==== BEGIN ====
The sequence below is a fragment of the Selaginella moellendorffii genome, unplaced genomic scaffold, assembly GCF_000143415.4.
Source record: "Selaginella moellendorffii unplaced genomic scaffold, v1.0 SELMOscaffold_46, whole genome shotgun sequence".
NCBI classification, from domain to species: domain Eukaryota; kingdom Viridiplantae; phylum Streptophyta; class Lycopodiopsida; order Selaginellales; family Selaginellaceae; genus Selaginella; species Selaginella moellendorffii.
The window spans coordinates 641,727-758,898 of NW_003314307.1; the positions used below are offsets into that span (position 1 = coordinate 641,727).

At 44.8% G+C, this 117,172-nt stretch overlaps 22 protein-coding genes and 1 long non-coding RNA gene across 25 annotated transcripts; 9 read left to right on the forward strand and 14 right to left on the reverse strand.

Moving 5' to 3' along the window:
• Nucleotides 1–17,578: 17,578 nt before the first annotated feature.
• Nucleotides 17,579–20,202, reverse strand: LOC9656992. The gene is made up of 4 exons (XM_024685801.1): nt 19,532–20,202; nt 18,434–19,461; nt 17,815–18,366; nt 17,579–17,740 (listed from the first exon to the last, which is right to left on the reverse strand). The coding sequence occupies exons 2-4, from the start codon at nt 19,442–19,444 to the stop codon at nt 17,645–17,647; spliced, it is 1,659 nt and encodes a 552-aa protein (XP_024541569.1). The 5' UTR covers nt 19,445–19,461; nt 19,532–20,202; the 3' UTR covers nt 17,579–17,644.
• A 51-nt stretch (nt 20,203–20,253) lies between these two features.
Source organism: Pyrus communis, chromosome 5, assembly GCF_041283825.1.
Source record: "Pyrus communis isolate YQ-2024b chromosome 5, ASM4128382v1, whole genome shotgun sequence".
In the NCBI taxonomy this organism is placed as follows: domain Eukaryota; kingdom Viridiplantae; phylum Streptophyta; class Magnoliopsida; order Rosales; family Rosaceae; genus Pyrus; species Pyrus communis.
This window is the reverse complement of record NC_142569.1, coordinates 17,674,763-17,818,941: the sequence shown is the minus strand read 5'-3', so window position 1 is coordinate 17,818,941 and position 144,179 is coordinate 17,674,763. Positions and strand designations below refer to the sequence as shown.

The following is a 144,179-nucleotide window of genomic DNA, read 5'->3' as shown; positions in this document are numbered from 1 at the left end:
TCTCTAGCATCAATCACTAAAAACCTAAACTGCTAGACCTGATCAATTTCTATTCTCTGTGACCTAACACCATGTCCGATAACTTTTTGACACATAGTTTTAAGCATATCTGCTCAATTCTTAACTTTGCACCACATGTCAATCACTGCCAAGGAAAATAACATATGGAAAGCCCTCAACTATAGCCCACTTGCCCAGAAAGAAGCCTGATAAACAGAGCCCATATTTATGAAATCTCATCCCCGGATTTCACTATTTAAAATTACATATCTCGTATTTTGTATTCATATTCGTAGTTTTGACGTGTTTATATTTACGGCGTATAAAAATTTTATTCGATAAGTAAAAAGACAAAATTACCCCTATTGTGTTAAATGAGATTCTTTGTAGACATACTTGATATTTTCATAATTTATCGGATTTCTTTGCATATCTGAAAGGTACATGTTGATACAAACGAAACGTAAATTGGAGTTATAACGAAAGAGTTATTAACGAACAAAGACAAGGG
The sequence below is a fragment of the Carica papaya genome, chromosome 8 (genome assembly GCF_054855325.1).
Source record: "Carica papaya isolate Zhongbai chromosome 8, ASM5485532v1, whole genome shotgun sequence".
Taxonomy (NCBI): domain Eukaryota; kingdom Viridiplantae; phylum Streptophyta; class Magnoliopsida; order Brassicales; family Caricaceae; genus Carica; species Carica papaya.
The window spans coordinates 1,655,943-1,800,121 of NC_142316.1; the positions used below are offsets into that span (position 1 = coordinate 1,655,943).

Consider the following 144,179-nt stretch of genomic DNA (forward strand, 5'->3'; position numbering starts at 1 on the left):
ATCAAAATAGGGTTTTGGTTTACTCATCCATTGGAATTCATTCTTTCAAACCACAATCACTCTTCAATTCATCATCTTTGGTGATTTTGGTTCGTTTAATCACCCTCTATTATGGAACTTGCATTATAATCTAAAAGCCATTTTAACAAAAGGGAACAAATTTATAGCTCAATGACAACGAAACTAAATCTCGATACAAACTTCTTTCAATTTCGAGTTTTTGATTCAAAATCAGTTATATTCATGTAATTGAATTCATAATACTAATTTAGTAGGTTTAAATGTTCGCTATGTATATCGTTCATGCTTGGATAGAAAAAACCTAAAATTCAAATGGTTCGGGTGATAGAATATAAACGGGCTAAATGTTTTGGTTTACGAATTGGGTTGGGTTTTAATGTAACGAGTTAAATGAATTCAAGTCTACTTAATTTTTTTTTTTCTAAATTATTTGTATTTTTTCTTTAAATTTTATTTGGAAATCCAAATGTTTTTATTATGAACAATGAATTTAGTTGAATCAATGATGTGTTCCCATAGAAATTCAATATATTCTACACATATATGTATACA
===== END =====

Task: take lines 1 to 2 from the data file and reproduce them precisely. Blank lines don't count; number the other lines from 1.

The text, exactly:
The sequence below is a fragment of the Selaginella moellendorffii genome, unplaced genomic scaffold, assembly GCF_000143415.4.
Source record: "Selaginella moellendorffii unplaced genomic scaffold, v1.0 SELMOscaffold_46, whole genome shotgun sequence".